The Green Party in election mode

Unlike some of the other Opposition forces, the Greens have a coherent underlying philosophy and sound policies

The next election will represent a big opportunity for the Green Party to build on its two Dáil seats, held by Eamon Ryan and Catherine Martin, and become a significant parliamentary force. Photograph: Alan Betson

The next election will represent a big opportunity for the Green Party to build on its two Dáil seats, held by Eamon Ryan and Catherine Martin, and become a significant parliamentary force. Photograph: Alan Betson

 

In his keynote address to the Green Party annual convention at the weekend, party leader Eamon Ryan delivered a tough, uncompromising attack on the policies of Taoiseach Leo Varadkar and his Government.

He denounced the Fine Gael-led Government’s record on climate change, its management of the economy and the Taoiseach’s handling of his meeting with US president Donald Trump earlier this month. Ryan has established a deserved reputation as one of the most thoughtful and courteous TDs in Leinster House. His decision to take the gloves off and hammer the Government is a sign that, like many other politicians, he believes an election is not far off. The way he went about highlighting the Government’s poor record on climate change came as no surprise, but his forceful approach to a range of other issues represented a shift in tone by the party.

The Greens suffered a meltdown in the 2011 general election, losing all six seats, but the party came back from the dead to recover two seats last time around. The next election will be a big opportunity to build on that and become a significant force in the next Dáil. The Greens, like the Labour Party, suffered disproportionately from being in government at a time of economic crisis but the party is now returning to its roots as a campaigning organisation. Unlike some of the other Opposition forces, who appear interested only in the politics of protest, the Greens have a coherent underlying philosophy and sound policies.

While the party does need a more forceful strategy to raise its profile, it has to be careful about being sucked into populist campaigns which may deliver short-term gains but could undermine its long-term credibility. Ryan was right to lay so much stress on climate change, which is one of the great issues of our age, and it was also important to try and reconcile the needs of farmers with Green policies. Other policies, such as the promotion of new forestry, and action to tackle urban decay and the impact of plastic on our oceans, are positive initiatives which should strike a chord with a cross-section of the electorate.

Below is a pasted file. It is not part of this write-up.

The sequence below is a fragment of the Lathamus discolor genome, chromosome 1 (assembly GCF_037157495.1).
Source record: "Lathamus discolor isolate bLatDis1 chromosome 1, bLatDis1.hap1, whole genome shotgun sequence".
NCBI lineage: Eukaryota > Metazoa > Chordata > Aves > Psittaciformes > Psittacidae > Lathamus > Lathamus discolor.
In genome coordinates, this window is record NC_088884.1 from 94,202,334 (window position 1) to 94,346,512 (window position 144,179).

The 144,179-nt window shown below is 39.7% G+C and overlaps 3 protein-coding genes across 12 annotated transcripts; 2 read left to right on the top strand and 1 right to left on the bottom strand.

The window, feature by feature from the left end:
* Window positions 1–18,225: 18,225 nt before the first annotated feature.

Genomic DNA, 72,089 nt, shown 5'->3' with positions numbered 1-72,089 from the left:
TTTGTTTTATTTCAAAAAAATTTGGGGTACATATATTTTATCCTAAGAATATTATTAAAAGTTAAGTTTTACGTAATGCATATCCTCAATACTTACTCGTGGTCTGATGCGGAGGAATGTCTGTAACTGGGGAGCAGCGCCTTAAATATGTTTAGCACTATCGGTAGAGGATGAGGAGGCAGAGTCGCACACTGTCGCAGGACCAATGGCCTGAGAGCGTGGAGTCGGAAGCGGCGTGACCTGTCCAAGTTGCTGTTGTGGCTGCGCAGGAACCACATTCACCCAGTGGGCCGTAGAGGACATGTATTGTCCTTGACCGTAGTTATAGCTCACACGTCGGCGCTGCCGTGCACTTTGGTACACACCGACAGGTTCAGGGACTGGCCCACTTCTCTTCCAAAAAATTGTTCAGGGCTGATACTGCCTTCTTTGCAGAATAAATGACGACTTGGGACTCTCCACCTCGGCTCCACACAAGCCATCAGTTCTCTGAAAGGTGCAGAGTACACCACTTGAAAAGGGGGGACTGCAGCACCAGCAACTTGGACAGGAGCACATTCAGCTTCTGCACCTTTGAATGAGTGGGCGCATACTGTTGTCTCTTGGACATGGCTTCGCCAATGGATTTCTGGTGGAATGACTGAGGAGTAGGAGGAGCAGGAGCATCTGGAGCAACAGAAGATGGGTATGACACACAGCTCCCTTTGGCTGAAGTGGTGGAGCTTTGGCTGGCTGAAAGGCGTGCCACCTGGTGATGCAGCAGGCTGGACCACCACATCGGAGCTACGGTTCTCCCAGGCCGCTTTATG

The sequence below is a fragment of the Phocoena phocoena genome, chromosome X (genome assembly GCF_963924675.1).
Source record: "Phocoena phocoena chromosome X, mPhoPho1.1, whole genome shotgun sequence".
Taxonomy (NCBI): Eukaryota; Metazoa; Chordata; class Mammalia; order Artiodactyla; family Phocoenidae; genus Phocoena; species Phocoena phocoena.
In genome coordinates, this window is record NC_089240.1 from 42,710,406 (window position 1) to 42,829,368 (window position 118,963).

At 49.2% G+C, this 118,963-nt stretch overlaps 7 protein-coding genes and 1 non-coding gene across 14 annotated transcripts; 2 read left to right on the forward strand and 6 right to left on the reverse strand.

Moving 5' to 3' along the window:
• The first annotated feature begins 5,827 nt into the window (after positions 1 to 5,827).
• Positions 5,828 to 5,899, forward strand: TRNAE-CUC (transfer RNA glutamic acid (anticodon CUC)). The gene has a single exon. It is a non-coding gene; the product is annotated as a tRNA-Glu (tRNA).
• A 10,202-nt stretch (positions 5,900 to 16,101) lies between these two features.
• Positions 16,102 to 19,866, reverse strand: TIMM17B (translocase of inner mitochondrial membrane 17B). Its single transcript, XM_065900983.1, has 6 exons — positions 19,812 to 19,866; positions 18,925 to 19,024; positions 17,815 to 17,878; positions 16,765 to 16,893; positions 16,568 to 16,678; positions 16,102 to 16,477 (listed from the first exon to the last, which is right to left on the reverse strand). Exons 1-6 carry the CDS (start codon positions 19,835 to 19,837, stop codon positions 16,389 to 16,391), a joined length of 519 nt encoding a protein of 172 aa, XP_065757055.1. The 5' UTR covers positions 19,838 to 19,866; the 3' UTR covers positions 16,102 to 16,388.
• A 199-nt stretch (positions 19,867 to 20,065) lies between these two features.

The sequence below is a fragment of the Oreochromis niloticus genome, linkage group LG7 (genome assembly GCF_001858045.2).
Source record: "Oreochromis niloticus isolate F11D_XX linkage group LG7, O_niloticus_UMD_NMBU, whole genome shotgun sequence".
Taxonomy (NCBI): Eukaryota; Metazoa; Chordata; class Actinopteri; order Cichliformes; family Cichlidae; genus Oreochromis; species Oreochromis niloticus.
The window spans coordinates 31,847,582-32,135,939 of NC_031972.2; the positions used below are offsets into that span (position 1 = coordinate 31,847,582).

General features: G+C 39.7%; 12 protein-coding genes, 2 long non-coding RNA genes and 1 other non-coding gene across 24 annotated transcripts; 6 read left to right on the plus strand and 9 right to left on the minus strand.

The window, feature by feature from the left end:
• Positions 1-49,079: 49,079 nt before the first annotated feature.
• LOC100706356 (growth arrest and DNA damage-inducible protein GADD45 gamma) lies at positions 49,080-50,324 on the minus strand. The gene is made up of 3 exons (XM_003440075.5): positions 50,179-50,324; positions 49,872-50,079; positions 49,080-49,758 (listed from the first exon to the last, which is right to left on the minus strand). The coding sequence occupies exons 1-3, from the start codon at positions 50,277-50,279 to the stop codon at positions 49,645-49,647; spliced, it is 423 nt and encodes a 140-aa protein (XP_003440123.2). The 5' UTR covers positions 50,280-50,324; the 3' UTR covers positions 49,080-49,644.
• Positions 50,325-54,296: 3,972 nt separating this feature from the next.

The Irish Times Logo
Commenting on The Irish Times has changed. To comment you must now be an Irish Times subscriber.
SUBSCRIBE
GO BACK
Error Image
The account details entered are not currently associated with an Irish Times subscription. Please subscribe to sign in to comment.
Comment Sign In

Forgot password?
The Irish Times Logo
Thank you
You should receive instructions for resetting your password. When you have reset your password, you can Sign In.
The Irish Times Logo
Please choose a screen name. This name will appear beside any comments you post. Your screen name should follow the standards set out in our community standards.
Screen Name Selection

Hello

Please choose a screen name. This name will appear beside any comments you post. Your screen name should follow the standards set out in our community standards.

The Irish Times Logo
Commenting on The Irish Times has changed. To comment you must now be an Irish Times subscriber.
SUBSCRIBE
Forgot Password
Please enter your email address so we can send you a link to reset your password.

Sign In

Your Comments
We reserve the right to remove any content at any time from this Community, including without limitation if it violates the Community Standards. We ask that you report content that you in good faith believe violates the above rules by clicking the Flag link next to the offending comment or by filling out this form. New comments are only accepted for 3 days from the date of publication.